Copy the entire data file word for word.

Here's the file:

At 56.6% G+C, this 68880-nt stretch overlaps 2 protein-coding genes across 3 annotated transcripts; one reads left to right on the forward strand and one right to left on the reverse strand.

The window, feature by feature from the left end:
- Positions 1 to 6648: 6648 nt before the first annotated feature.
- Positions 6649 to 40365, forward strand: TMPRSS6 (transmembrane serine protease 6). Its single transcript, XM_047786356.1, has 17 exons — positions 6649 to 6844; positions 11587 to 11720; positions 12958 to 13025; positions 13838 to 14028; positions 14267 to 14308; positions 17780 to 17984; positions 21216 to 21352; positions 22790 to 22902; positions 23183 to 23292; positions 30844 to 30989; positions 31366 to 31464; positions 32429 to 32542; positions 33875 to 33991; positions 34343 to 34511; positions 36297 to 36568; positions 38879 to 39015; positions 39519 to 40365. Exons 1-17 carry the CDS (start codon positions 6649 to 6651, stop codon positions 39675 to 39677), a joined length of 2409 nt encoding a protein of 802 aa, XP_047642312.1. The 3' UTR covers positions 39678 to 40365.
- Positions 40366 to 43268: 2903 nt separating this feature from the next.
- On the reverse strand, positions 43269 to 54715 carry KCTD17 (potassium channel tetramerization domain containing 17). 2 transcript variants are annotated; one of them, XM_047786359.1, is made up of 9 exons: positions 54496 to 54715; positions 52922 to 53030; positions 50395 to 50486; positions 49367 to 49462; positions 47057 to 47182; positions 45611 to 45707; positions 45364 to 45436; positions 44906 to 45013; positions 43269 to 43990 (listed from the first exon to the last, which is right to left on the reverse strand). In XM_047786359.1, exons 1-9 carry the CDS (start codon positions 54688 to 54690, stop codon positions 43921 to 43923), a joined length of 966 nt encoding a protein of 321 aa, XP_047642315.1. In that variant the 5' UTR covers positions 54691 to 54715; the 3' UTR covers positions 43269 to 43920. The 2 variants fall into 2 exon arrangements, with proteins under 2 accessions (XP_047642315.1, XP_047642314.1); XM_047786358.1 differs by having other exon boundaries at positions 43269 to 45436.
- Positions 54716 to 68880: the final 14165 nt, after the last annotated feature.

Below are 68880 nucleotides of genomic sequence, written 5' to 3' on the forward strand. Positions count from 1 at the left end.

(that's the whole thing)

At 56.6% G+C, this 68880-nt stretch overlaps 2 protein-coding genes across 3 annotated transcripts; one reads left to right on the forward strand and one right to left on the reverse strand.

The window, feature by feature from the left end:
- Positions 1 to 6648: 6648 nt before the first annotated feature.
- Positions 6649 to 40365, forward strand: TMPRSS6 (transmembrane serine protease 6). Its single transcript, XM_047786356.1, has 17 exons — positions 6649 to 6844; positions 11587 to 11720; positions 12958 to 13025; positions 13838 to 14028; positions 14267 to 14308; positions 17780 to 17984; positions 21216 to 21352; positions 22790 to 22902; positions 23183 to 23292; positions 30844 to 30989; positions 31366 to 31464; positions 32429 to 32542; positions 33875 to 33991; positions 34343 to 34511; positions 36297 to 36568; positions 38879 to 39015; positions 39519 to 40365. Exons 1-17 carry the CDS (start codon positions 6649 to 6651, stop codon positions 39675 to 39677), a joined length of 2409 nt encoding a protein of 802 aa, XP_047642312.1. The 3' UTR covers positions 39678 to 40365.
- Positions 40366 to 43268: 2903 nt separating this feature from the next.
- On the reverse strand, positions 43269 to 54715 carry KCTD17 (potassium channel tetramerization domain containing 17). 2 transcript variants are annotated; one of them, XM_047786359.1, is made up of 9 exons: positions 54496 to 54715; positions 52922 to 53030; positions 50395 to 50486; positions 49367 to 49462; positions 47057 to 47182; positions 45611 to 45707; positions 45364 to 45436; positions 44906 to 45013; positions 43269 to 43990 (listed from the first exon to the last, which is right to left on the reverse strand). In XM_047786359.1, exons 1-9 carry the CDS (start codon positions 54688 to 54690, stop codon positions 43921 to 43923), a joined length of 966 nt encoding a protein of 321 aa, XP_047642315.1. In that variant the 5' UTR covers positions 54691 to 54715; the 3' UTR covers positions 43269 to 43920. The 2 variants fall into 2 exon arrangements, with proteins under 2 accessions (XP_047642315.1, XP_047642314.1); XM_047786358.1 differs by having other exon boundaries at positions 43269 to 45436.
- Positions 54716 to 68880: the final 14165 nt, after the last annotated feature.

Below are 68880 nucleotides of genomic sequence, written 5' to 3' on the forward strand. Positions count from 1 at the left end.